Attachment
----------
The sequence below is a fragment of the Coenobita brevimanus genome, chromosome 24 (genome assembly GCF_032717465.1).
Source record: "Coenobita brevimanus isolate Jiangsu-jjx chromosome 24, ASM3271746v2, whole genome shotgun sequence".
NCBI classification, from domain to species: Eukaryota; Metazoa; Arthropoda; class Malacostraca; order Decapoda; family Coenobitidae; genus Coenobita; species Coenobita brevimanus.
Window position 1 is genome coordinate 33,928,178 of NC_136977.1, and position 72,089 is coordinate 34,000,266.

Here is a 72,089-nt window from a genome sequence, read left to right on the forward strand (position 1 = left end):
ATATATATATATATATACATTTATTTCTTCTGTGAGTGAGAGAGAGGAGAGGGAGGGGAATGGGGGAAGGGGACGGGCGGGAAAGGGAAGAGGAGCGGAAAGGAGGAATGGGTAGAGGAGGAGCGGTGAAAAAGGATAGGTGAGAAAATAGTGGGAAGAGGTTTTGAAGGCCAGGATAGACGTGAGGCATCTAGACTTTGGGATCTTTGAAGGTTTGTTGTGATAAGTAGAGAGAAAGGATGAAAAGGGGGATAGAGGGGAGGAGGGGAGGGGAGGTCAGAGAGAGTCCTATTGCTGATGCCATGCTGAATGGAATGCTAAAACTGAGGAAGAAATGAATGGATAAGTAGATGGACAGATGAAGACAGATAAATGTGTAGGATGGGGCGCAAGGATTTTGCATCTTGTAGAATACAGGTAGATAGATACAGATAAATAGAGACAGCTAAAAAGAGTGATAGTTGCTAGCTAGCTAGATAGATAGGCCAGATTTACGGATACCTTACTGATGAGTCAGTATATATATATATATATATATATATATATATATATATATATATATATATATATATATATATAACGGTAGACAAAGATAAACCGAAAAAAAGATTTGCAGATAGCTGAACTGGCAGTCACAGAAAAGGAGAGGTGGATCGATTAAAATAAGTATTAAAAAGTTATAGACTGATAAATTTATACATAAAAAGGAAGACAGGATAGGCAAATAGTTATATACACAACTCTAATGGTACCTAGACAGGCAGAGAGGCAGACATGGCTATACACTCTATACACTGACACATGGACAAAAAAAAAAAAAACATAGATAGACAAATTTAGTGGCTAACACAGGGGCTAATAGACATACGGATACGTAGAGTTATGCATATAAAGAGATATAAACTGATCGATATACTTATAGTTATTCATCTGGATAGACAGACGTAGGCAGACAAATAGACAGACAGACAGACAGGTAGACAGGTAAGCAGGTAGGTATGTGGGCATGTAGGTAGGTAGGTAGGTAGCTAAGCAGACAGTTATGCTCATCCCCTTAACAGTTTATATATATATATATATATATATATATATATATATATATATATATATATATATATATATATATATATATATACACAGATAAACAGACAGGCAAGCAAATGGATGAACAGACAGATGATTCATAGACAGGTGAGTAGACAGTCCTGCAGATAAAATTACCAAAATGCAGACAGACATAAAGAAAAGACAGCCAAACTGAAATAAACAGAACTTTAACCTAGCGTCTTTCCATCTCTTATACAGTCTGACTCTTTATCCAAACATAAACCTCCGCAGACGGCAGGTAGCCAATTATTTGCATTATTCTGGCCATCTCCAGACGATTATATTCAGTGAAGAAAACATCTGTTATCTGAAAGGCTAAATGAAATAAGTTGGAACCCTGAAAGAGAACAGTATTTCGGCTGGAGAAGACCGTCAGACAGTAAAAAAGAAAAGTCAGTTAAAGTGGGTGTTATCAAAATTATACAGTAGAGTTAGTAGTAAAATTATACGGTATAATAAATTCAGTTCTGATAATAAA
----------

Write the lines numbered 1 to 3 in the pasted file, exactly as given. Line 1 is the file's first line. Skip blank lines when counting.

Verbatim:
The sequence below is a fragment of the Coenobita brevimanus genome, chromosome 24 (genome assembly GCF_032717465.1).
Source record: "Coenobita brevimanus isolate Jiangsu-jjx chromosome 24, ASM3271746v2, whole genome shotgun sequence".
NCBI classification, from domain to species: Eukaryota; Metazoa; Arthropoda; class Malacostraca; order Decapoda; family Coenobitidae; genus Coenobita; species Coenobita brevimanus.